In 2017 Greenhill Books began publishing new military history books with new work[16] by J. P. Cross, John Hussey, Anthony Rogers, Peter G. Tsouras and Martin Pegler. In 2018 Greenhill Books published the first English language translation of the memoir of the Russian sniper Lyudmila Pavlichenko and the memoir of Elena Rzhevskaya, the Russian SMERSH agent who found Hitler's teeth in the Berlin bunker in 1945.[17]. To celebrate the 75th anniversary of the PoW breakout from Stalag Luft III in March 1944 - the mass escape which inspired the film The Great Escape, Greenhill Books published new editions of the memoirs of the successful escapees Bram Vanderstok (also known as Bram van der Stok) [18]and Jens Müller [19].


In 1985 Leventhal purchased, with partner Clive Bingley, the STM publishing house of Charles Griffin, which specialised in publishing books on statistics. Griffin was sold 18 months later to Hodder Arnold.[11]

Lund Humphries Publishers

In 1985 Leventhal and his partner, Clive Bingley, also purchased Lund Humphries Publishers. Lund Humphries began life as part of the Bradford printing company Percy Lund, Humphries & Co, formed in 1895, but became a specialist publisher of contemporary British art and sculpture subjects. Leventhal’s partner retired in 1992 and Lund Humphries Publishers was sold in 1999 to Ashgate.[10][11]

Chatham Publishing

In 2003 Lionel Leventhal Limited acquired the leading specialist publishing house for naval and maritime books, Chatham Publishing, which had been established in 1996 and had a fine reputation for high-quality publications. In 2007, with the breakup of Greenhill Books, contracted but as yet unpublished titles passed to Seaforth Publishing, an imprint of Pen & Sword Books. Lionel Leventhal Limited retains ownership of stocks and copyright licences of books published under the Chatham imprint.

Green Bean Books

In 2018 Michael Leventhal established a new imprint publishing Jewish children's books. To date, the imprint has published five books, including works by Shira Geffen, David Polonsky, Rinat Hoffer and Shoham Smith. [20]. Interviewed by The Bookseller magazine at the Bologna Book Fair in April 2019, Michael Leventhal noted the children’s imprint “was a certainly a change from the Battle of the Bulge and books about snipers”.[21]


Lionel Leventhal, On Publishing: A Professional Memoir, London: Greenhill Books, 2002. ISBN 978-1-85367-517-2 Parameter error in {{ISBN}}: Invalid ISBN..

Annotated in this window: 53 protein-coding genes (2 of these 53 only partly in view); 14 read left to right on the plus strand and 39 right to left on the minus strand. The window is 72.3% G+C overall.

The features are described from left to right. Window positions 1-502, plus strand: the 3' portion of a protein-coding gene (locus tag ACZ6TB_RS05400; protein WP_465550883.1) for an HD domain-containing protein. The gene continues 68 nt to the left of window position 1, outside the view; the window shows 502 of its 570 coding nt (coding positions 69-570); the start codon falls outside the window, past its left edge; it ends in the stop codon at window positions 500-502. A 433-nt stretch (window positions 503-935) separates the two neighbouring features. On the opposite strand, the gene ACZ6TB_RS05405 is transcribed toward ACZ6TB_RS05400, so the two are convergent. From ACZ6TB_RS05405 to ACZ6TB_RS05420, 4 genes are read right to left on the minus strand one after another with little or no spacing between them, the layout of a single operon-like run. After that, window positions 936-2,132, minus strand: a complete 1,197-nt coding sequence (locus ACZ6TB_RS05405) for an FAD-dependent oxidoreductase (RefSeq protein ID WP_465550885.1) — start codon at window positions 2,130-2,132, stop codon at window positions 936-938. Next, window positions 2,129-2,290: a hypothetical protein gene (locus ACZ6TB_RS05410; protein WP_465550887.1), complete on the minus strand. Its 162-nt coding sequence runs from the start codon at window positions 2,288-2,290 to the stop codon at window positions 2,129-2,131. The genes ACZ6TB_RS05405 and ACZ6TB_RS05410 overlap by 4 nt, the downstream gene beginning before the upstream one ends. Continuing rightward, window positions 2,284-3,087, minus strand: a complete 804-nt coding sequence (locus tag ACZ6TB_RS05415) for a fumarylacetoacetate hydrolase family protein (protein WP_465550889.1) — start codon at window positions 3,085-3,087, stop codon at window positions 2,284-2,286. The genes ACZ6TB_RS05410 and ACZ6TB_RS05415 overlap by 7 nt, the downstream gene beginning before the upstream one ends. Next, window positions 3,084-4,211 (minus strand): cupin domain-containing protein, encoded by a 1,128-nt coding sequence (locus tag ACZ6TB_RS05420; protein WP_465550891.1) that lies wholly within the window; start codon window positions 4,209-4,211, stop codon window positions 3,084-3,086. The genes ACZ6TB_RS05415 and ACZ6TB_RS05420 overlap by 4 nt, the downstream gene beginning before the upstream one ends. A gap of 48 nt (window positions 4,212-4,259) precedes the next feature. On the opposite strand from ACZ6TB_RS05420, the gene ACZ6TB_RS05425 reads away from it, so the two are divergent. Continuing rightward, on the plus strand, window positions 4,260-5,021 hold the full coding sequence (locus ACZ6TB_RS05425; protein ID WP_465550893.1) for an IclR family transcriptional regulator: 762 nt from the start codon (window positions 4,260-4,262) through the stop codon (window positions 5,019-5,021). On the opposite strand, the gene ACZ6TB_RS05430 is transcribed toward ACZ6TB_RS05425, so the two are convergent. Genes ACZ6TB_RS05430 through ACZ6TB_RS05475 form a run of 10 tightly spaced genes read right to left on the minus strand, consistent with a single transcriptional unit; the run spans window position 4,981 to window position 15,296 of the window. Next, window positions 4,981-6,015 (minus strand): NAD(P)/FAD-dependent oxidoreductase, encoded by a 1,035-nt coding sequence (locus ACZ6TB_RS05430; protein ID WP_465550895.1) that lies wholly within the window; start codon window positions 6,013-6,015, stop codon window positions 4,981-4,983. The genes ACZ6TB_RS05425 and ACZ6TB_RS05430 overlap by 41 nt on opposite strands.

Napoleonic Series website, 27 May 2002; Publishers Weekly, 17 June 2002.


  1. Leventhal, Lionel (13 August 2004). "Bookselling Can Kill You". The Bookseller.
  2. Leventhal, Lionel. "Tail Piece: A Profession for Gentlemen". Greenhill Books. Archived from the original on 28 September 2007. Retrieved 2007-09-03.
  3. Martin, Ruth (22 September 1973). "Meet the Young Publishers". WH Smith's Trade News.
  4. "Lionel Leventhal - Thirty Years of Publishing". The Bookseller. 30 March 1990.
  5. Chernofsky, Jacob L. (2 July 1990). "An Ideal Speciality for a Small Publisher". AB Bookman's Weekly.
  6. Sanderson, Caroline (25 February 2000). "A Baby to be Proud Of". The Bookseller.
  7. Leventhal, Lionel (29 September 2000). "'Hello English!'". Publishing News.
  8. Leventhal, Lionel (13 June 2003). "Reading the Waves". Publishing News.
  9. Leventhal, Lionel (September 2007). "Publishing on the Napoleonic Wars". First Empire.
  10. "The Doyen of Miltaria". Publishing News. 9 June 1995.
  11. Leventhal, Lionel (2002). "And Another Thing ... Working with the Soviets". Logos. 13 (2). doi:10.2959/logo.2002.13.2.117. ISSN 0957-9656.
  12. Casoy, Beatriz (18 April 2007). "The Way it Was". Publishing News.
  13. Tagholm, Roger (Spring 2019). "Greenhill Books Commemorates the 75th Anniversary of a Real-Life 'Great Escape'". Publishing Perspectives: 27.
  14. Newark, Tim (22 June 2001). "Militaria Publishing and the Battle for New Sales". Publishing News.
  15. Leventhal, Lionel (October 1998). "When I Got 11 Marks to the Pound". Publishing News.
  17. Tagholm, Roger (Spring 2019). "Greenhill Books Commemorates the 75th Anniversary of a Real-Life 'Great Escape'". Publishing Perspectives: 27.